In a way, I don’t think the idea of “spicy beer” is too weird. It reminds me of another spicy flavoured alcohol – the Caesar, which is made of hot sauce, Clamato and Vodka.

    Maybe some consumers are afraid to try the product but I also think there are consumers who always like to try new things would have this product on their to-try-lists. This might not guarantee consistent sales on the product but if the beer actually taste good, I think it will be able to create a customer base and use WOM to gain more sales.

  6. Royce Mok

    I think that the beer has stolen too much from the original source which is Sriracha. The co-branding strategy in my opinion seems to be conflicting as I have always thought about Sriracha as a spicy sauce and not something that I would ever associate with beer. Also, the beer design seems to be entirely based off of Sriracha and doesn’t have any unique features that tell you that it comes from the “Rogue” brand other than its name. I am also confused about who the target market is for this beer as it seems to be only attracting novelty seeking consumers and seems to be more of a gimmick to those consumers than actually building up any brand reputation.

  7. Paul Viggiano

    I have to agree with the others that the beer steals too much from it’s source. Any consumer that are seeing or purchasing this product are only picturing the Siracha sauce. They may even believe that Siracha is producing it’s own beer. This move seems great by a Siracha brand extension point but the Rogue company is really missing out on brand equity.

  8. Rida Nasim

    As a consumer and fan of the sriracha hot sauce, I think Rogue is appropriating another brand’s identity and stealing too much from the source. If on the packaging, I didn’t read beer, I would’ve automatically wondered why the hot sauce is in the shape of a beer package. The packaging of the product is identical to sriracha; same shade of red, the rooster and wording is placed similarly. Beer and hot sauce are 2 products that are not complementary. I don’t think of beer when I think of hot sauce and so, I would have a negative image and perception of Rogue. Rogue might think that consumers of sriracha might purchase the beer but I would not purchase the product even though I am a huge fan of sriracha. The association of hot sauce and beer does not fit well with me.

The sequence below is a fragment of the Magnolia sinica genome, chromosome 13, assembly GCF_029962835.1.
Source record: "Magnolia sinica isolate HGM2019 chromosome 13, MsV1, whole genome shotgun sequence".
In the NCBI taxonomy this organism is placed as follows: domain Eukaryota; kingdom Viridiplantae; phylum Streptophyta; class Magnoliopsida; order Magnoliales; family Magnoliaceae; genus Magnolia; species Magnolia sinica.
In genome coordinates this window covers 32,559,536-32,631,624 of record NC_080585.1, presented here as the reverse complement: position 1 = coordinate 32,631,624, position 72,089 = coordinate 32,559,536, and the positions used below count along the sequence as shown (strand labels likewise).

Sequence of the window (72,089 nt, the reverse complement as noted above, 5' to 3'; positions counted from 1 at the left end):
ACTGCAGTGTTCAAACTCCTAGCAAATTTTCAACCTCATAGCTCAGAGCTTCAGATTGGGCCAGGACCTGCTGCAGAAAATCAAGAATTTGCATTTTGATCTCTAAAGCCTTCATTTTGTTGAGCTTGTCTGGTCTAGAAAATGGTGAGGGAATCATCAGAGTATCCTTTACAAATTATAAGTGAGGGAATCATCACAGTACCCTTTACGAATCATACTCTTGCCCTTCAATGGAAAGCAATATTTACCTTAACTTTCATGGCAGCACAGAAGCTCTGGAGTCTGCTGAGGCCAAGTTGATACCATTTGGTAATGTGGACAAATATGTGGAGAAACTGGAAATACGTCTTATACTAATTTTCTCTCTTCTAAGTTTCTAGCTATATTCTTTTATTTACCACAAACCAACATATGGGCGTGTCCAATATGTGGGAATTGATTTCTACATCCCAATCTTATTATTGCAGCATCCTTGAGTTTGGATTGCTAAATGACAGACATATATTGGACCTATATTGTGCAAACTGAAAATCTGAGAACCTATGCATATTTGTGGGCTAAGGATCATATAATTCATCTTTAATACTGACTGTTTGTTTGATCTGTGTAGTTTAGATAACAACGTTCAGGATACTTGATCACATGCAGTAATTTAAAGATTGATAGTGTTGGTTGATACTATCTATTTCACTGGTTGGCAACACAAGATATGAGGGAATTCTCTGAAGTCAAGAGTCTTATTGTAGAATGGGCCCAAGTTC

9. Gillian Geremia

    The beer Rogue is building an association off of Siracha but it has a similar target so it is a smart move. The brand is unfamiliar to me but by looking at site it appears to be popular in the states. It is unlikely that such a large brand as Siracha would associate with another brand that does not have its own reputation. Since they are in two very different categories this association makes sense as they are not competitors but would ideally compliment each other well.

  10. Jacquelynn Cort

    In my opinion, this does not provide appropriate brand or product associations. Firstly, I think it is just a weird combination of products- beer and hot sauce. It seems like something someone would dare someone to do because it just wouldn’t taste good. I usually associate vodka and hot sauce together because of Caesars. Thus, I think it would have been more appropriate for Smirnoff to co-brand with Sriracha. However I have never tried it so I won’t judge it too quickly.

    The packaging of the product resembles too much the Sriracha sauce bottle. The Rogue brand is not easily identifiable and doesn’t even remotely resemble their regular beer bottle packaging. Thus, even if you love the Rogue beers, you most likely won’t even recognize the brand in store shelves. Consumers who notice the product are the Sriracha lovers, who still may not even be willing to try it in beer.

    Rogue has a sort of fearless, cocky brand personality as seen in “Rogue’s Fundamental Agreement” with the two statements:

    Go to the front of the fight and stay there.
    And most important, cut out all the B.S.

    I can see why Rogue thought their brand personality and spicy attitude would align with Sriracha sauce. However, at the end of the day if the product doesn’t taste good, consumers aren’t going to purchase the product.